TCP Sockstress Brings Forth New OS Exploit Worries
TCP sockstress is a potentially serious generic issue in many operating systems that affects the availability of TCP services. Jack C. Louis, a security researcher at a Outpost 24, a network security company based in Karlskrona, Sweden discovered it. The company's CSO, Robert E. Lee, is the author of Unicornscan, a formidably fast scanner much loved by penetration testers which, unlike Nmap, has its own TCP/IP stack and which is capable of scanning an internal class B network (that's 65,000 + hosts) in less than three minutes.
A DoS attack exploiting the sockstress vulnerability uses half-open connections to deplete resources in the machines under attack. It very quickly causes specific services to become unavailable and may even require complete machine reboots.
What's worrying is that Louis claims the attack is effective against almost anything on a network (Windows, BSD, Linux, embedded systems TCP/IP stack implementations ... you name it), and the attack can be successful when packets are sent to a targeted machine at the rate of just one packet per second. Presumably, a bot would have to carry out such an attack (so the feds don't turn up at the attacker's door), but there would certainly be no need for a vast botnet or a high bandwidth connection to the Internet. By the sound of it, you could bring down a Web site with a single machine connected and an old AOL dial-up connection.
The full details of the attack are not yet available, and Outpost 24 has contacted the major vendors concerned to give them an opportunity to fix things in their TCP/IP stacks if indeed that is the best way forward. Lee says in his blog that it's not yet clear what the best way to deal with this issue really is, although he is hopeful one will be found. "Just because we can't think of a solution doesn't mean there isn't one, it just means that we haven't thought of it yet," he says rather ominously.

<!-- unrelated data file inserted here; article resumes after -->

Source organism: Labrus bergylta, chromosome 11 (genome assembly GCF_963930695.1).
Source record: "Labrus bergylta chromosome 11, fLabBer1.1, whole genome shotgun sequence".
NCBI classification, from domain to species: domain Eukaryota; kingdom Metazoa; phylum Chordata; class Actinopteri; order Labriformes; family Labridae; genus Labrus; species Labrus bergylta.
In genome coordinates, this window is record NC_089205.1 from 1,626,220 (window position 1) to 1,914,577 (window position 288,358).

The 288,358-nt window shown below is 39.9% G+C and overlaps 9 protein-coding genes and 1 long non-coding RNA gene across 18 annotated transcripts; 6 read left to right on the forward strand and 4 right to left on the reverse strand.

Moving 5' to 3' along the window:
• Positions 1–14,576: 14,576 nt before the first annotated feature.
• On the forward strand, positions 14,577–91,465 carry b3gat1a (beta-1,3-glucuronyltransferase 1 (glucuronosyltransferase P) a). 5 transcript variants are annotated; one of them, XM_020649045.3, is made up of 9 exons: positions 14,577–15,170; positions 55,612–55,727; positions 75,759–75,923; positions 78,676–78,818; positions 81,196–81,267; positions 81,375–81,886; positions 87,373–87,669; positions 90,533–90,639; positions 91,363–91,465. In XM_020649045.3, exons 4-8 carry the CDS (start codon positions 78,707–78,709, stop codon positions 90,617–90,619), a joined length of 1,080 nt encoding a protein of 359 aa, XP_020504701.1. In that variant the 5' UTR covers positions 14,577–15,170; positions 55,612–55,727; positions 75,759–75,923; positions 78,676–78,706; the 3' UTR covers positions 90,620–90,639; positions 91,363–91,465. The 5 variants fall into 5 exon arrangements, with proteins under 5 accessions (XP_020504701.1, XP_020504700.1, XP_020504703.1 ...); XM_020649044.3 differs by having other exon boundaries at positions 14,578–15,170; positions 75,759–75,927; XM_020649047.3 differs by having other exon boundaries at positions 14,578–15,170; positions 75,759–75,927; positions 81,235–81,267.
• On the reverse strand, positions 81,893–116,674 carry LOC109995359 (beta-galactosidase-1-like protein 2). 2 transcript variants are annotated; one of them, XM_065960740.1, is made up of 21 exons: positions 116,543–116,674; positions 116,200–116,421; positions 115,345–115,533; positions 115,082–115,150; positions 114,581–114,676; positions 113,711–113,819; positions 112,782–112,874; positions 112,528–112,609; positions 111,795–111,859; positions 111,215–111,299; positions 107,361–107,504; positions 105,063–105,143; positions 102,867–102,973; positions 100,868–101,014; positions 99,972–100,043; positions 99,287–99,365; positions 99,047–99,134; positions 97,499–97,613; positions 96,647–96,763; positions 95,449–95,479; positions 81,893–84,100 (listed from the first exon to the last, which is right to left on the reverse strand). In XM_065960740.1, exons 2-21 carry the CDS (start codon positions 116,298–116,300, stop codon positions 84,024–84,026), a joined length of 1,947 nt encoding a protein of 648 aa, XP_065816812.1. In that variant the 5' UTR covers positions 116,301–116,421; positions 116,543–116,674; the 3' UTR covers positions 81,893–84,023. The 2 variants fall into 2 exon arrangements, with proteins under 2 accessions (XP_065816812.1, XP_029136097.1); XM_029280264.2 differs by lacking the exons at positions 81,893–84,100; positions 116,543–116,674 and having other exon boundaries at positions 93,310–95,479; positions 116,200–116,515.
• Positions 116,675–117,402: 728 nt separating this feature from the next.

Given that the attack affects many different OSes, it will be interesting to see how quickly any solution if one is found is reflected by changes in those OSes' TCP/IP stacks.
If the vulnerability affects OS X, I'd be worried if I were an Apple fan-boy. In a similar situation this summer when OS makers where scrambling to address a DNS flaw, Microsoft, Cisco and others released fixes promptly; Apple, inexplicably, dithered and did nothing. Even though BIND was patched by July 8, OS X (which relies on BIND for its DNS component) wasn't patched until the beginning of August.
This adds to the debate about what the best way to release OS patches really is. Microsoft sticks to its well known "patch Tuesday" schedule the second Tuesday of every month while Apple's failure to stick to any schedule has led some people to question whether the company is serious about getting Macs in the enterprise.
"You get an update from Apple, and it's always a surprise," Andrew Storms, director of security operations at vendor nCircle Network Security, said in an interview: "The first thing you do is sit down with your team, look at the update, set priorities and assign resources. And then the next day, another update arrives, and you have to do it all over again."